The Alafia principal rescue situation is different and expensive. The Tribune says so. It quotes the Smith mentor cost at $340 a day; it quotes the Eckerd seminars for both Smith and her vice principal as $4500 each.
And Steve Hegarty waxes fulsome in his description of other things the district does to rescue a failing principals like such as workshops, etc. He says the administration has been doing the rescue regimen in the other cases cited—three or four--in the Tribune like this in the past year. I want the tabs on those cases he cites as well as those of Alafia Elementary.
All these principal-rescue efforts by the administration must have collations of cost in the schools' finance department. The schools can’t spend tax money without logging it in to its financial records. Those are the figures I want.
If only the Professional Standards department deals with the teachers and other non-administrative personnel with no special efforts or extra-money outlay to redeem them as in the administration cases to rescue teachers and other non-administrative personnel, then I can see that summary discipline and short-shrift firing of teachers and staff are cheap. But the elaborate rescuing efforts for administrators is pricey. This is the kind of finance statement taxpayers like to have just as they wanted to have the travel expenses of the board members. Everybody understands money.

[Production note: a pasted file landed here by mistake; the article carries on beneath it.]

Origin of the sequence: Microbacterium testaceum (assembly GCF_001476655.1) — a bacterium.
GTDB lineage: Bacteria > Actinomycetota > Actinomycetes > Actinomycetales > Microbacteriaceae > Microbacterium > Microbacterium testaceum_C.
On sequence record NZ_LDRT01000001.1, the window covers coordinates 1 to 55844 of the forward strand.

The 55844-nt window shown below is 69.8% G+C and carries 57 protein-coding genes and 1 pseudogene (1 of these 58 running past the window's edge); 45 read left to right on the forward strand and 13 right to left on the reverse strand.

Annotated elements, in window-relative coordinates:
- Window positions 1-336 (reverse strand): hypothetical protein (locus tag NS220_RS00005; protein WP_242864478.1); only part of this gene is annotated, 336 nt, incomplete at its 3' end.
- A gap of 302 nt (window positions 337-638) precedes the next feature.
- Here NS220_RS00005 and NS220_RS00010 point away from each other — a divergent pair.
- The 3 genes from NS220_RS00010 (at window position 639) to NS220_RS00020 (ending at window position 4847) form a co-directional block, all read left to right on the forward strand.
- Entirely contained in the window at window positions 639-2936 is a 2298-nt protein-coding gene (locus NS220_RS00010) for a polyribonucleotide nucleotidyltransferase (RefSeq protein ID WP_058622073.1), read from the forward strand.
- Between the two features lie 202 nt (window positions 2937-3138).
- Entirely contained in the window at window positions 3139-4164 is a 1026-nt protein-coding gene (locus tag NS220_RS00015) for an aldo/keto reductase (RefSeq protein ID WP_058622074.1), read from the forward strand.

The administration rescues have different spending patterns which feature large outlays of tax money’s being no object when it comes to rehabilitating an administrator, but the board and Ms. Elia will not spend a cent on erring teachers or other such as what the board and administration consider peripheral staff members.
The leadership ethos behind this practice says that administrators are important enough to spend lots of tax money on to rehabilitate but that the proletariat comprised of teachers and other staff people are not worth the money.
Citizens are always concerned about how the government spends their tax money, and these principal-rescue efforts by the administration are apparently pricey. Steve says so in the Tribune.
You recall what a racket was made in the public when the Tribune published the astonishing amounts the Board members were spending on so-called school-business trips.
There was a blow-up both in the public and on the board.
Dueling spendthrifts on the board sniped at each other because of these revelations of trip extravagance. Ms. Valdes blew through $50,000 in a year while Candy Olson treated herself to a trip to Alaska. None of the board members was frugal—not with fungible tax money. It was hail, hail, the gang’s all here mode for them when it came to running through piles of tax money meant for the schools, not posh hotels and airline tickets to fun destinations for board members. None deserves more than a thousand dollars a year of tax money for board trips. A thousand dollars will cover that yearly board-gathering hoedown in California that is a country-wide rip-off of taxpayers.
Chair Falliero threatened to eject Member April recently. Member April had no better sense--although she apparently piques herself on her diplomacy skills—than to ask for an exception to the newly minted board-travel rules so that she could go larking off to one of those putative board seminars that feature epiphanies that covert a board attendee into a member of a coven of inspiration so effulgent as to light up the heavens over Tampa Bay.